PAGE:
Backstage at Ferragamo Menswear Spring 2013
June 24, 2012 by J.T.
Sunday June 24, 2012 – Palazzo Mezzanotte piazza Affari, 6
It doesn’t take a fashion critic to see that Ferragamo’s latest colorful collection looks playfully joyful without any of hint of taking itself too seriously. And maybe that’s for good reason; after Ferragamo’s store opening in New York, a Resort collection bowing at the Louvre, and the hiring of Kate Moss to take over Gisele Bundchen’s spokesmodel duties, it seems as if the Italian fashion house is undergoing its own renaissance moment. Extending that metaphor further to reality, the house of Salvatore is keen on imbuing its creations with a hint of art. For the men’s collection, David Hockney’s works served as the Pantone, with a bit of color blocking that had a Warholian charm.
Unlike last season’s fall collection, creative director Massimiliano Giornetti opted to break from the brand’s classic design codes and dive into new territory, namely sportswear and neoprene. A prime example of this experiment appeared by way of the very first look: a sea-blue caban with carrot-orange buttoned inset and a matching pair of blue fitted trousers and grey sneakers with yellow trim. The follow up was just as bold, as a pumpkin orange trench number with oversized turquoise and white piping pockets took the runway. Clearly this new Ferragamo man was not shy about getting noticed; but Giornettti was keen to take it all down a notch with just enough nods to sportswear and tailoring to make the models look naturally relaxed.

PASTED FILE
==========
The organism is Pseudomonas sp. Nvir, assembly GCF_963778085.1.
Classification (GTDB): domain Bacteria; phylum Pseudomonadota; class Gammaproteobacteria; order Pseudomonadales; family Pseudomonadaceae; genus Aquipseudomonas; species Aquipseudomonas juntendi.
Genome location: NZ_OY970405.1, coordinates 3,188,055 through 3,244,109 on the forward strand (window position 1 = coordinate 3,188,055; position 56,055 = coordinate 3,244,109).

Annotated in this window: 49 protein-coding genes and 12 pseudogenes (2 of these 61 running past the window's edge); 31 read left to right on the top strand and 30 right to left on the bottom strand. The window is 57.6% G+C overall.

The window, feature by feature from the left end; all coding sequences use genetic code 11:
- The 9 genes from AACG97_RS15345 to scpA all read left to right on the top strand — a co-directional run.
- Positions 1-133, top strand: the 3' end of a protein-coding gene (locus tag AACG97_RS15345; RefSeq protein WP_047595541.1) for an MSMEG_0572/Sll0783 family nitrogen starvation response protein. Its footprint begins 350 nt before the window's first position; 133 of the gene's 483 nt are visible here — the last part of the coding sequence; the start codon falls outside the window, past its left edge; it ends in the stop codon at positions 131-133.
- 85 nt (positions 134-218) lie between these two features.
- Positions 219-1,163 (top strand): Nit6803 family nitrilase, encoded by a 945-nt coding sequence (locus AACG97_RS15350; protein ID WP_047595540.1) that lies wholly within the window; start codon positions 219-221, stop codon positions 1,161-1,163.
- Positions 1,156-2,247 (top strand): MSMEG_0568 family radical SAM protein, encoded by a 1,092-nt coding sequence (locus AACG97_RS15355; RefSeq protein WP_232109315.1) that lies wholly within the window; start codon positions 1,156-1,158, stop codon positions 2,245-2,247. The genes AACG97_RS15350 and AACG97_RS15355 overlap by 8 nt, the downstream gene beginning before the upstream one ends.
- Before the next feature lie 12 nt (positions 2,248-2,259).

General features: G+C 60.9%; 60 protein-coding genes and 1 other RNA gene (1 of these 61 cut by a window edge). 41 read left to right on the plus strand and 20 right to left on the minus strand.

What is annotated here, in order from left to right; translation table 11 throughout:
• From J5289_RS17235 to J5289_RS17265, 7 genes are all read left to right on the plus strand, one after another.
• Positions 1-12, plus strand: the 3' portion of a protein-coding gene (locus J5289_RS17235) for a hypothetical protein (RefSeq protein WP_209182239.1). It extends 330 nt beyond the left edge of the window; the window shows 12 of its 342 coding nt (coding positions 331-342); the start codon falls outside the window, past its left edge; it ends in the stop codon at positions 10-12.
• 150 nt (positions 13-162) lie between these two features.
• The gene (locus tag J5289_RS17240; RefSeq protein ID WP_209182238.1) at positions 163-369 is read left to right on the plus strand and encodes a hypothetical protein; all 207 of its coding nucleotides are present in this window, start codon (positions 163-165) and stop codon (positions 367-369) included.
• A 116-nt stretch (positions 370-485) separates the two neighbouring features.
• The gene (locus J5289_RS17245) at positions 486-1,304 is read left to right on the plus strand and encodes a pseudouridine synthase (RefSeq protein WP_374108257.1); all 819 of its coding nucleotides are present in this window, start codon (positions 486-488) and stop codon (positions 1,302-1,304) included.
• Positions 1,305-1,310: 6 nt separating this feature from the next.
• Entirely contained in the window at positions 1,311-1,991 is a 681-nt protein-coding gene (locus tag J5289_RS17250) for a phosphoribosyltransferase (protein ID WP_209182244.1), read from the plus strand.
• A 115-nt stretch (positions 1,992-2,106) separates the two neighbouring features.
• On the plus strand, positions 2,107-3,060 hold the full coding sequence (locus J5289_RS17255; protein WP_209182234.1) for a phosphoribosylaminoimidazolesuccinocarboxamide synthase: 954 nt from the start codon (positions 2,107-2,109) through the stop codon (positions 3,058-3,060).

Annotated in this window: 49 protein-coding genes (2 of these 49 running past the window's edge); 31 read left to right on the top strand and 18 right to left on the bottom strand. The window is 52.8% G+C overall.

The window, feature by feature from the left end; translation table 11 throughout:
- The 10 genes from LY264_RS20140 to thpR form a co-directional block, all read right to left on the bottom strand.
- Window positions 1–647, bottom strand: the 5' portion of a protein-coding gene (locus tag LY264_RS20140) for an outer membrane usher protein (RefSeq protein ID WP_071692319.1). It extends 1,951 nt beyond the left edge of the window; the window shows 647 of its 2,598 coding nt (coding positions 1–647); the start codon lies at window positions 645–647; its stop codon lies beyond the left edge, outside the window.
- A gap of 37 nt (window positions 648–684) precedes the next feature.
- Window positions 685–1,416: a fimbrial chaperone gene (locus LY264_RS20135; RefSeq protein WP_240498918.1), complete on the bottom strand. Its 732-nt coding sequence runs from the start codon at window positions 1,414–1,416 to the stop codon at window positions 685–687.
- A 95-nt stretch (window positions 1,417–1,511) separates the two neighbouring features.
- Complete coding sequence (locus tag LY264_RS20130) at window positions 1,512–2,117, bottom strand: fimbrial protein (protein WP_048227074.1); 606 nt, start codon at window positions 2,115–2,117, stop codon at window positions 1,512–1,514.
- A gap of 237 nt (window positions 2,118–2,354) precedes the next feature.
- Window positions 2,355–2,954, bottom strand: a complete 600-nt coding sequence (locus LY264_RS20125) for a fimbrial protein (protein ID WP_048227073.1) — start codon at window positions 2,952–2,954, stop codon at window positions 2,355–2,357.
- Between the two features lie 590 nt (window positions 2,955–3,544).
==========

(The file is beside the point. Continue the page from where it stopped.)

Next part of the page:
But it wouldn’t be a Ferragamo show without some sleek formalwear and Giornetti did not disappoint. Single breasted suits in orange with blue trim lapels, double breasted jackets in spearmint green, see-through cashmere sweaters overlaid on jacquard ties, and geometric print cardigans looked ideal for the sophisticated urbanite headed to the seashore for a weekend jaunt. Still, the collection was not purely a suit and tie affair, as Massimiliano took liberty to play with art as a concept, incorporating brush stroke stripes across sweaters and shirts, almost as if a painter had purposely left his work in a raw, unedited state. The style was even extended onto suit jackets with entire shoulder areas appearing as if the watercolor paints were still drying on a canvas.
By the last look, one got the sense that Giornetti has sketched out a men’s collection that is as bright and hopeful as the house’s future.
See the photos below:
Photos courtesy of Ferragamo